Fright movies come in different styles and formats but usually they have just one thing in common; they’re not really about anything much. People get shredded by murderers or pursued by ghosts, usually for no reason at all. This Australian creep-fest from writer director Jennifer Kent breaks the mould. It’s essentially an allegory about loss, grief and depression but in its own way, it’s even scarier than its American cousins.
Single Mum, Amelia (Essie Davis) is struggling to bring up her young son, Samuel (Noah Wiseman) after the death of her husband Robbie some years ago. The fact that Robbie was driving Amelia to the hospital to give birth to Samuel when he died hasn’t helped matters one little bit and added to that is the fact that Samuel is a bit of handful to say the least, addicted to performing magical tricks and frightened about the monsters that supposedly live under his bed. One night, Amelia reads to Samuel from a storybook he has found on the shelf in his bedroom, a nightmarish pop-up book entitled The Babadook, which they have never seen before. It isn’t long before mysterious things are going bump in the night…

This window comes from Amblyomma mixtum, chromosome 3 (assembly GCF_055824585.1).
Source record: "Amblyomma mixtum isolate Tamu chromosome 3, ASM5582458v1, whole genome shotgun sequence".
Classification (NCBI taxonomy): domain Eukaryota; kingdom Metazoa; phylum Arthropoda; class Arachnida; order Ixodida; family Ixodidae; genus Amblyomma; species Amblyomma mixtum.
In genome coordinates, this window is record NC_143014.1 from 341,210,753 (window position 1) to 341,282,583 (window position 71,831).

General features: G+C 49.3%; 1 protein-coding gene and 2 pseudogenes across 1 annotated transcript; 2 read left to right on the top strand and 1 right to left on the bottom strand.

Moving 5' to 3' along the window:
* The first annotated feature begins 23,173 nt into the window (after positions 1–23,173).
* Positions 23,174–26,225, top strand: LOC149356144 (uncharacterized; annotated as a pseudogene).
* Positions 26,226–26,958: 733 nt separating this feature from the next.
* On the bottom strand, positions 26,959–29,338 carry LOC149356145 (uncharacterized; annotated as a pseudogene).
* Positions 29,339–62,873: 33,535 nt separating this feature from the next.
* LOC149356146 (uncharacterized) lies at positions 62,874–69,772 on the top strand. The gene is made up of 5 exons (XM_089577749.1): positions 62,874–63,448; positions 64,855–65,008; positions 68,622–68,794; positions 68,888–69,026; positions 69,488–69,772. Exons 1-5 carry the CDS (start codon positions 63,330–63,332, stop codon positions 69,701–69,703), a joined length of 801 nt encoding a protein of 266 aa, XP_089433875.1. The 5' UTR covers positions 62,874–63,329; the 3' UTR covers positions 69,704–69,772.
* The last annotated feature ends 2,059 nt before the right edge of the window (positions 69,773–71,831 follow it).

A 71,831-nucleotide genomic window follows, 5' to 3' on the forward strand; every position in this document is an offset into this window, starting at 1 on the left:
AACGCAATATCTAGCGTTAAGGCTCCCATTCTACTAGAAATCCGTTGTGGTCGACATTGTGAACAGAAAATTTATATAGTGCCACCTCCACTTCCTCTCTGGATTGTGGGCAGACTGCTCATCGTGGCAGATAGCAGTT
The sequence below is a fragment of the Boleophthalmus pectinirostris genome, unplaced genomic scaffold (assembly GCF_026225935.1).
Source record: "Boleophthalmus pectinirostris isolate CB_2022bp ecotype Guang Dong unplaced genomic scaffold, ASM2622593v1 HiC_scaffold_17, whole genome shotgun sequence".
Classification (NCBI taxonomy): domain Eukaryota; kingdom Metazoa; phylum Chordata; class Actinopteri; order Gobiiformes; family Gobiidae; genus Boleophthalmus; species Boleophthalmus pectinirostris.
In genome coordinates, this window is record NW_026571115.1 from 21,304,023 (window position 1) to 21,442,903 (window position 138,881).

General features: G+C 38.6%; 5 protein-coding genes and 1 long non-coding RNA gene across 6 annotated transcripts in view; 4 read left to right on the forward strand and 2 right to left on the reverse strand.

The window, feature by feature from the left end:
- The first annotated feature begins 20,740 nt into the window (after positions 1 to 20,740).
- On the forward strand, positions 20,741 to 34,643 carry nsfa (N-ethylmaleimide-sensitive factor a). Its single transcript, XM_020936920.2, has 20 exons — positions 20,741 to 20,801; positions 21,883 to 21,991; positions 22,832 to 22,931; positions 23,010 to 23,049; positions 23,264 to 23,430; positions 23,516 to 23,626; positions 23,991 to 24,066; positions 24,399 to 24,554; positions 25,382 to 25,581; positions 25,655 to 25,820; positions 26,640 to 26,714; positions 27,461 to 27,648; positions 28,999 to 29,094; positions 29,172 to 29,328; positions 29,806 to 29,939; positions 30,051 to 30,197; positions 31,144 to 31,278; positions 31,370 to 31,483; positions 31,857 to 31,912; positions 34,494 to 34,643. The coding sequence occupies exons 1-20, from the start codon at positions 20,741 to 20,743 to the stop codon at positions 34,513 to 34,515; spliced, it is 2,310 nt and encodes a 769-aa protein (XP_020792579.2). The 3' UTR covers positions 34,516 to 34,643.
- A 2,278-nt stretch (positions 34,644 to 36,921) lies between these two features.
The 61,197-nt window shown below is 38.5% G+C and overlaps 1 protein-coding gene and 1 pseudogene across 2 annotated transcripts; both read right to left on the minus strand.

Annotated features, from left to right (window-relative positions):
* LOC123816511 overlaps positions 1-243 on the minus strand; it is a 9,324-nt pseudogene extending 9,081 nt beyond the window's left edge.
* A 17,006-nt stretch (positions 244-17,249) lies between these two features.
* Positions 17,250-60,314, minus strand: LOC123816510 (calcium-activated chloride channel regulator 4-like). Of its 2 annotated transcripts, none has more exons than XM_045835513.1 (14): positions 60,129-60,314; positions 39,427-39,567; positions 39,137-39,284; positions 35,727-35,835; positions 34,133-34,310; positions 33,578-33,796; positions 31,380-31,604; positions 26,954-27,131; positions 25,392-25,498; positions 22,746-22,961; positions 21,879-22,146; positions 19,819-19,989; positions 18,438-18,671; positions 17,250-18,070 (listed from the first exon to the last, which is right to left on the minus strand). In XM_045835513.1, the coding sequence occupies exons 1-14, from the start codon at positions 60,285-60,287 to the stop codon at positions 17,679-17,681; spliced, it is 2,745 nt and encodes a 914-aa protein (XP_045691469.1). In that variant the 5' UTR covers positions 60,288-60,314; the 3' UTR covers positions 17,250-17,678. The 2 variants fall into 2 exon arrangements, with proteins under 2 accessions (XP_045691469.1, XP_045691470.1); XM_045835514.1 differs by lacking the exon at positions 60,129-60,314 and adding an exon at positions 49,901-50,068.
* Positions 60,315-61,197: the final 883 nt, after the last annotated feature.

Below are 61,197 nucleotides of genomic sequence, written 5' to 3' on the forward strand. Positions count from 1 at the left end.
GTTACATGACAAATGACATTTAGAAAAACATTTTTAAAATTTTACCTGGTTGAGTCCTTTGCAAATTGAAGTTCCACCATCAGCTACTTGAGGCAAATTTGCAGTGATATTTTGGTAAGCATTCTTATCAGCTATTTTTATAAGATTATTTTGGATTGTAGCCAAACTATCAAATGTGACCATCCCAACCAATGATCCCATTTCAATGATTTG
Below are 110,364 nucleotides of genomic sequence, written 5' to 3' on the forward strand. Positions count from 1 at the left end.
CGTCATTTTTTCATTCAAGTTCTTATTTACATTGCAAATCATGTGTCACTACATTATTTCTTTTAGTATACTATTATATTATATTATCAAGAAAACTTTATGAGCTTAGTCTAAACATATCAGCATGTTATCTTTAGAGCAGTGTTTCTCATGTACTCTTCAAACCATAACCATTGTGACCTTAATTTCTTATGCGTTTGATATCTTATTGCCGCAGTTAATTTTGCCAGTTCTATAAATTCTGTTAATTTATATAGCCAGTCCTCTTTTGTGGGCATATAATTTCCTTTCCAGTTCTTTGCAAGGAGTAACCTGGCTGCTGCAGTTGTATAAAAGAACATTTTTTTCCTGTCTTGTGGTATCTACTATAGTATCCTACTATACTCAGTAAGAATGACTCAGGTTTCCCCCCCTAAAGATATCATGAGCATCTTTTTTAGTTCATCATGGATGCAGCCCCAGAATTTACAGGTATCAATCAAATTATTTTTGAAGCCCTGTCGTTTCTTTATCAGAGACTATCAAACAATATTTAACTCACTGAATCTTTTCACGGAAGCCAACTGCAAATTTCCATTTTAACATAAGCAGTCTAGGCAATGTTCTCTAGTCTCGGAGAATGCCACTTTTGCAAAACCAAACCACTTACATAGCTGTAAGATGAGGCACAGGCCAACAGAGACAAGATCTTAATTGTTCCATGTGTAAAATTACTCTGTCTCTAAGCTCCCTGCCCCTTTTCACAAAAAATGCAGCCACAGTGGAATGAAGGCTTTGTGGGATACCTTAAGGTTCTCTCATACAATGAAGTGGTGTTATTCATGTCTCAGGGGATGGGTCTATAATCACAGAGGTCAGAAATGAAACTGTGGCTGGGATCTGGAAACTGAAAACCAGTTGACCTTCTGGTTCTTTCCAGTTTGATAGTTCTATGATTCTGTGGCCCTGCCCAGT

Like all the best fright movies, the Babadook gets a lot of mileage out of very little. The creature of the title is barely more than glimpsed and there’s always the suspicion that it might just be a figment of Amelia’s imagination. The film is also boosted by two superb central performances. Essie Davis is totally convincing as a woman pushed to the very edge of madness and her gradual disintegration through the film is a wonder to behold. Meanwhile, young Noah Wiseman is terrific in the difficult role of a hyperactive (and initially not very likeable) kid.
It’s interesting to note that the film started as a short and that Kent crowd funded it on Kickstarter in order to get the budget to produce a full-length version. It’s a powerful and at times, genuinely nerve shredding debut and it will be interesting to see what this director does next. Meantime, those of a nervous disposition may want to stay away from this one. Because you can’t get rid of the Babadook.